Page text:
The area which now comprises Karnes County has been the site of human habitation for several millennia. Archeological evidence reveals that hunter-gatherer Indians of the Coahuiltecan linguistic family occupied the region for several thousand years prior to the arrival of Europeans. It was also in the hunting range of Comanche, Tonkawa, Karankawa, and Lipan Apache Indians. The region was also inhabited by the Pataguilla Indians, who lived in the San Antonio River valley between the sites of present-day Panna Maria and Falls City, and the Pitaias Indians, who lived near the site of present Conquista Crossing.

Around 1770, the region became the nucleus of ranching activity between San Antonio de Béxar and La Bahía (now Goliad). The Spanish established a fort called Fuerte de Santa Cruz del Cíbolo on Cibolo Creek near the site of present Czestochowa to protect the ranches in the area from raids by Comanches and other Indian tribes. In 1783, after repeated Comanche attacks, the fort and some twenty-five neighboring ranches were abandoned, and by the mid-1780s only six ranches and eighty-five Spanish settlers remained.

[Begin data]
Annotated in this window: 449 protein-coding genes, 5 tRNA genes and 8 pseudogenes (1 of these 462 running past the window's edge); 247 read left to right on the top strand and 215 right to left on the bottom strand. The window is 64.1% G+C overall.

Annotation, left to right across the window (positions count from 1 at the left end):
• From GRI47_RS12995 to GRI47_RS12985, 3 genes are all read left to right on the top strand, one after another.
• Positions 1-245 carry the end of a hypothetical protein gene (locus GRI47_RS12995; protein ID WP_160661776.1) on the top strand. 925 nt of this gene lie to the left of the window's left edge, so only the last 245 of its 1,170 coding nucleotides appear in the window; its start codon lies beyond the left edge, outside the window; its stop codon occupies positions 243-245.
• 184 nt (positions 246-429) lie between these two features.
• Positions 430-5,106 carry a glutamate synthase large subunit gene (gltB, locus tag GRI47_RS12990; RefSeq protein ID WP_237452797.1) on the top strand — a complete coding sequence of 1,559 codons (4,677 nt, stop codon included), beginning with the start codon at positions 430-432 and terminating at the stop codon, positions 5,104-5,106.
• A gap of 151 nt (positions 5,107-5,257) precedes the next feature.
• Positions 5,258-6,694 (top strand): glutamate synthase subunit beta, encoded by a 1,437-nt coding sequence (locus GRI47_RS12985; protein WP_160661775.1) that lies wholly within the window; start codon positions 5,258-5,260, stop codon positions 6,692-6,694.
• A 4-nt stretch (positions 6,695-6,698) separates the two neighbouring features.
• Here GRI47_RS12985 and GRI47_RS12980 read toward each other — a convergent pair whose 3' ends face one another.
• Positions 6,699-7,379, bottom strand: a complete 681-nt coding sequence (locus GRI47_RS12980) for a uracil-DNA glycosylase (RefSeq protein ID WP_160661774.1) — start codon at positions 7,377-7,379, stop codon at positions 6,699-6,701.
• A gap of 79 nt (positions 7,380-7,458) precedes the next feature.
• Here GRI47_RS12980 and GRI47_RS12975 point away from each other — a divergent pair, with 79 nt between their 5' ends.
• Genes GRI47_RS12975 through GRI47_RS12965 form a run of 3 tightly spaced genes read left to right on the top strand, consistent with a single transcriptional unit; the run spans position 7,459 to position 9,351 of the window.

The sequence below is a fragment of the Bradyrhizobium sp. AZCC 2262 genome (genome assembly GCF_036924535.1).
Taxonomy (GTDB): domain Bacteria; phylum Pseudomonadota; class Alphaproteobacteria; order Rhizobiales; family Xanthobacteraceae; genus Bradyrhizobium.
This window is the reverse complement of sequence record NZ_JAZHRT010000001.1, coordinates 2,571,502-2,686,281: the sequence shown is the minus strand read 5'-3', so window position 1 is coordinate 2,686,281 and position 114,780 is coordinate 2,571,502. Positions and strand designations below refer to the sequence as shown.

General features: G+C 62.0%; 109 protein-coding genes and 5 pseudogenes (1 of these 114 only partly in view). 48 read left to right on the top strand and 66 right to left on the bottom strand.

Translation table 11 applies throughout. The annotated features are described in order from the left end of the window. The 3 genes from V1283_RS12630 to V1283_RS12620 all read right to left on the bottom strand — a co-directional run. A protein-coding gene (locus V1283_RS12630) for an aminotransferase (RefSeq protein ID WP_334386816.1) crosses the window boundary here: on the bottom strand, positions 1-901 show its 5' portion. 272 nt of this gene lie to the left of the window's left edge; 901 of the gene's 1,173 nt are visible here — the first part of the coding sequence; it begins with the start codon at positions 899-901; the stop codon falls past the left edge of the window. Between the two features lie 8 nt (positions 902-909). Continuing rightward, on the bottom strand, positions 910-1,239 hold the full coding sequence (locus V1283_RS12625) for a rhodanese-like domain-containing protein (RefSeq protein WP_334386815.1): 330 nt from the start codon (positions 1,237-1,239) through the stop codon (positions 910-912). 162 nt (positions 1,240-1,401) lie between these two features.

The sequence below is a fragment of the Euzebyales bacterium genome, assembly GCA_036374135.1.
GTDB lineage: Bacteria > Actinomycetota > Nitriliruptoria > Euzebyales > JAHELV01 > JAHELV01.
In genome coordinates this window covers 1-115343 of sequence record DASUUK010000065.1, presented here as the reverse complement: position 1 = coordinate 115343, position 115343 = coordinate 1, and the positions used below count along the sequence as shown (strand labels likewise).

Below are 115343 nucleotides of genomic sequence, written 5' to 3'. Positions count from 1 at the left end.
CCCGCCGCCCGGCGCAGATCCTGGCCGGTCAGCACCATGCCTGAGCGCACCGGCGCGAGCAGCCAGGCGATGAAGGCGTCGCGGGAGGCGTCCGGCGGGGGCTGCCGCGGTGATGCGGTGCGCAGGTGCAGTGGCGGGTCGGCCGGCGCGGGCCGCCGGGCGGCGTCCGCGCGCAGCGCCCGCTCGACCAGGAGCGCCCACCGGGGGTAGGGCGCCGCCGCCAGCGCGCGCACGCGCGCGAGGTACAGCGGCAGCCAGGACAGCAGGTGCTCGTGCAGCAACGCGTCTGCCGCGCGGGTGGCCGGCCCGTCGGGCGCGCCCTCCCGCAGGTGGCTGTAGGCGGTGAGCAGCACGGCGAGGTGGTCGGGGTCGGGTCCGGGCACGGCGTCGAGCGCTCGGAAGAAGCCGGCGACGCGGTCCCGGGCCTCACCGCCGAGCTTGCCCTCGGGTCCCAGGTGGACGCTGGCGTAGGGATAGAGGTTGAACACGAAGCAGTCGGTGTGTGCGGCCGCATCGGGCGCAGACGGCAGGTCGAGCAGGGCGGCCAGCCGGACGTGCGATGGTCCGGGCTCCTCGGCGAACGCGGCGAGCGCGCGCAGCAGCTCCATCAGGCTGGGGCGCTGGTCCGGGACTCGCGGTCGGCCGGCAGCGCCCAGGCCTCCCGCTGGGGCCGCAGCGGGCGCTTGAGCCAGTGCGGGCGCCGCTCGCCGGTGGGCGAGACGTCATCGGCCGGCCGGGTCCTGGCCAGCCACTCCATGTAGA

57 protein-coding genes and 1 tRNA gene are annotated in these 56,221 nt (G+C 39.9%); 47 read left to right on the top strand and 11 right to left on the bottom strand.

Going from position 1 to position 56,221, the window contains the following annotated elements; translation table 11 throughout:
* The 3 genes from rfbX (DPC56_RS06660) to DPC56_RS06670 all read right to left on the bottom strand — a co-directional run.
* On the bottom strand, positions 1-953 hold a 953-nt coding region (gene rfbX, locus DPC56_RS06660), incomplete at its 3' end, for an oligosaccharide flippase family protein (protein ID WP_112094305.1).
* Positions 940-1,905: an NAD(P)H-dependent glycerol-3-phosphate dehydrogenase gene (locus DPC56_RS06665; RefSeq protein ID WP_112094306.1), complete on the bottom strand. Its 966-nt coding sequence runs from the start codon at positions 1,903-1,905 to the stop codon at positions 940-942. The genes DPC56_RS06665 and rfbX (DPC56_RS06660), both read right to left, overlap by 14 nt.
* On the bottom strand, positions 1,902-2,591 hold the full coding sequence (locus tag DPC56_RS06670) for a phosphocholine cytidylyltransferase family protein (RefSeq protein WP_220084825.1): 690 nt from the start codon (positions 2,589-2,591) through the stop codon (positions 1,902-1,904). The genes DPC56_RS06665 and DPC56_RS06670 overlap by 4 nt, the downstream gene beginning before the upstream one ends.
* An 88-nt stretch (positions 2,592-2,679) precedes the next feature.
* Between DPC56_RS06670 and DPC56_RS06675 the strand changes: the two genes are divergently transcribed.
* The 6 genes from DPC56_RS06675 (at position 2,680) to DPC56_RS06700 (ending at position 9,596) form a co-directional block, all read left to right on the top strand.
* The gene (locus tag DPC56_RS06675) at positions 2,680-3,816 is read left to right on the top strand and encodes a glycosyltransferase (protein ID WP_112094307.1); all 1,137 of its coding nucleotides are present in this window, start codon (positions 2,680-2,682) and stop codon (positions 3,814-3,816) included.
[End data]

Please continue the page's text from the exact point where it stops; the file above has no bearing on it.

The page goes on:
The original Hernández and Menchaca ranches were divided up by heirs of the families, and some of the land sold to other families, including the Veramendi, Cassiano, Flores, Navarro, and Carillo clans. By the 1840s the first Anglo-American settlers began arriving in the region. The first Anglo-American settlement in the county was made in 1852 at Helena at the site of an earlier Mexican settlement called Alamita.

By 1853 Anglo settlers, led by Thomas Ruckman and Lewis S. Owings who had founded Helena, petitioned the state legislature to form a new county from portions of Bexar, Gonzales, DeWitt, Goliad, and San Patricio counties. On February 4, 1854, the legislature complied, passing a measure to establish a new county, named Karnes for Texas revolutionary leader Henry Wax Karnes, with Helena as county seat.

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